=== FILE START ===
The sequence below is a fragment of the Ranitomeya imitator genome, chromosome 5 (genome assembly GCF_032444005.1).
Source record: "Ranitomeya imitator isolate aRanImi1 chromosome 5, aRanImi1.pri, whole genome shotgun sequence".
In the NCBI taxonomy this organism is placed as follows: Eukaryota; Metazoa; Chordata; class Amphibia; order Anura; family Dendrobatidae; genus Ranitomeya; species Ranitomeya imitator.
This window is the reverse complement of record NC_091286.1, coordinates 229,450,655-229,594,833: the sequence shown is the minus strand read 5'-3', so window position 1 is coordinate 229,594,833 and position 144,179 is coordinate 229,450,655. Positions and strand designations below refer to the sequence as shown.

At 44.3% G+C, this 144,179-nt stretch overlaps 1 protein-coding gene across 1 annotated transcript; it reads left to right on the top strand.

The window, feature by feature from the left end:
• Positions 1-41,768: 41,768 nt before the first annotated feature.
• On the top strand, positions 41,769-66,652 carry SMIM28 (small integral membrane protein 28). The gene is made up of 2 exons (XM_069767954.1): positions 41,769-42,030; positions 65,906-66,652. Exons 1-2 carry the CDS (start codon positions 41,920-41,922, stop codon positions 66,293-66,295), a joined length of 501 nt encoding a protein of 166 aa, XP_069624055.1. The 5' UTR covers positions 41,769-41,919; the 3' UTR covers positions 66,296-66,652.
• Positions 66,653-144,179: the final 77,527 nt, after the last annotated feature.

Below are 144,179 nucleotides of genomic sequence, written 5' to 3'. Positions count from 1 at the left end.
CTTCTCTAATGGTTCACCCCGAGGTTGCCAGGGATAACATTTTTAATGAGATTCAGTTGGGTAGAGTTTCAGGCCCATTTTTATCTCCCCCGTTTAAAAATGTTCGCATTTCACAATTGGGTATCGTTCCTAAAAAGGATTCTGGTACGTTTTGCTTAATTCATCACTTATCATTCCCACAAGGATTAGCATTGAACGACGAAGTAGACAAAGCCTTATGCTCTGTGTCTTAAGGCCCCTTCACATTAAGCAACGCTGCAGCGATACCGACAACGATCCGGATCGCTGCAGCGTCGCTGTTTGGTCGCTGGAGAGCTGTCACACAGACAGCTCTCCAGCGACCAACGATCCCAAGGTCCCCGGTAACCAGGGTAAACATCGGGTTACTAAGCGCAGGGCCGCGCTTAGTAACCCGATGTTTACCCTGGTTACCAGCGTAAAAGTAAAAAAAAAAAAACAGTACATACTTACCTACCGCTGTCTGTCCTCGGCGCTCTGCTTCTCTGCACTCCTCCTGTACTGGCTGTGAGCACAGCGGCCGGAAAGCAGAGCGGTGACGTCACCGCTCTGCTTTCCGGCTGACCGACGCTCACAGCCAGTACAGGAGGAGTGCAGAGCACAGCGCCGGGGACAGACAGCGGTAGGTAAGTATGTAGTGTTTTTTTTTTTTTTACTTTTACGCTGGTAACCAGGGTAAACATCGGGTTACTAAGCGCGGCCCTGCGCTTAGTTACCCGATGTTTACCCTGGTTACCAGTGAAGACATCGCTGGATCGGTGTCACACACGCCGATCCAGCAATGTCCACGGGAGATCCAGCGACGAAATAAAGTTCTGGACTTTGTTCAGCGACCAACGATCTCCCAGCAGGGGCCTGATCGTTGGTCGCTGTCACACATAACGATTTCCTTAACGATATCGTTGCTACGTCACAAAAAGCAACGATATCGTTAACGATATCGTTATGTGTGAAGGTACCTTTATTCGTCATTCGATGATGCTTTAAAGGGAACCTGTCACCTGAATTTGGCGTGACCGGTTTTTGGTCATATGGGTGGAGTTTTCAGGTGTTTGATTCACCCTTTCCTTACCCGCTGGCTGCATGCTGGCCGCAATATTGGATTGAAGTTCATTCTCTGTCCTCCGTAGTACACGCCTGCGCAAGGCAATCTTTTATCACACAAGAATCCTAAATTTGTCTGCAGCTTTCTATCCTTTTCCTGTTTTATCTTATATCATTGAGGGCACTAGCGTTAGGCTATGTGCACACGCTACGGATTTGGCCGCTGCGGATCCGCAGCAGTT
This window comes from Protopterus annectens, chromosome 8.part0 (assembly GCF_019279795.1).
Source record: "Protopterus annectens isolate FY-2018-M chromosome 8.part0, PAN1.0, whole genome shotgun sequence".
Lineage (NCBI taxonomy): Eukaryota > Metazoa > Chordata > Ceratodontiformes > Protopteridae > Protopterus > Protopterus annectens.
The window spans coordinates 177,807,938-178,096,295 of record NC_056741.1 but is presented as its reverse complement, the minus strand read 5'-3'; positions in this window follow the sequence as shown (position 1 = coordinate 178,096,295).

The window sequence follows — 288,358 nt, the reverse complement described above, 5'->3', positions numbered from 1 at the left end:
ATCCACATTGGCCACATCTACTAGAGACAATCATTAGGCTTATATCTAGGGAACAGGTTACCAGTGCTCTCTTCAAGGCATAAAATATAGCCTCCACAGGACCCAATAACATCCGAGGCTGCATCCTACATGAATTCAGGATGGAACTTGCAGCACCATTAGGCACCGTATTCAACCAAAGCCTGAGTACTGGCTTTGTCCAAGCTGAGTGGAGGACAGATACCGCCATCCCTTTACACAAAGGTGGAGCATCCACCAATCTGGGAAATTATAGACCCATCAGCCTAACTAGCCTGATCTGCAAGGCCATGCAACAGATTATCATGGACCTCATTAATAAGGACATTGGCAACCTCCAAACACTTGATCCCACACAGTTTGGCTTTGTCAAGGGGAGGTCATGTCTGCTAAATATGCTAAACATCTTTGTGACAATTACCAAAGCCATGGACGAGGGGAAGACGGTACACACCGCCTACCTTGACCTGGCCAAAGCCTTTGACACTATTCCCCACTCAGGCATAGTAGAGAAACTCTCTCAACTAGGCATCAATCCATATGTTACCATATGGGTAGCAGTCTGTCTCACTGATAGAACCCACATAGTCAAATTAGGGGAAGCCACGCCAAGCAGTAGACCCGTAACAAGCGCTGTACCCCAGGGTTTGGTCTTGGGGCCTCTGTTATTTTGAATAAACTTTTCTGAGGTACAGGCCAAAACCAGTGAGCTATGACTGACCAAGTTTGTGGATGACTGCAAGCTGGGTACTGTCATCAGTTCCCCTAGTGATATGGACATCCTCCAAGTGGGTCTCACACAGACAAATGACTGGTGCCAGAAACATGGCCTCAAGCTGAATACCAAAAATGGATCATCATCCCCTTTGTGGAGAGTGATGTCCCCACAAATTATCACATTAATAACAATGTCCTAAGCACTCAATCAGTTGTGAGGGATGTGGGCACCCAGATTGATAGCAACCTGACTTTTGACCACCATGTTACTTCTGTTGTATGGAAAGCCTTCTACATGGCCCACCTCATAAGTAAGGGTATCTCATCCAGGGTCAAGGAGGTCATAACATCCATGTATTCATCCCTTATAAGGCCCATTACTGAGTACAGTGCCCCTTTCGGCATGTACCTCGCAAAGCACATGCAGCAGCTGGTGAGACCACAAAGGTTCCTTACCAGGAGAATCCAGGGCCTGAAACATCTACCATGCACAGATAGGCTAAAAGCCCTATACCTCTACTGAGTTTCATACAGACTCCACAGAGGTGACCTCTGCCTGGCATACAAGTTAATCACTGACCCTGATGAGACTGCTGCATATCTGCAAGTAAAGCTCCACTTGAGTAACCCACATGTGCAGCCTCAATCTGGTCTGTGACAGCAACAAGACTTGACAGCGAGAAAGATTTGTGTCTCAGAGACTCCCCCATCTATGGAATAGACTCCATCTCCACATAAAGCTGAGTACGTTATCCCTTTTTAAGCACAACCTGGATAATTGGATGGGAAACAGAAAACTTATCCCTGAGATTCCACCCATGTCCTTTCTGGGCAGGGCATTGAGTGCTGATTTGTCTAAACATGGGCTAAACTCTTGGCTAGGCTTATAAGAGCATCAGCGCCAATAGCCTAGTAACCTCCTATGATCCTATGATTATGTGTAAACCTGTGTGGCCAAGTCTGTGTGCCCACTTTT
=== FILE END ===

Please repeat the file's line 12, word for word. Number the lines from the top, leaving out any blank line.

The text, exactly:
This window comes from Protopterus annectens, chromosome 8.part0 (assembly GCF_019279795.1).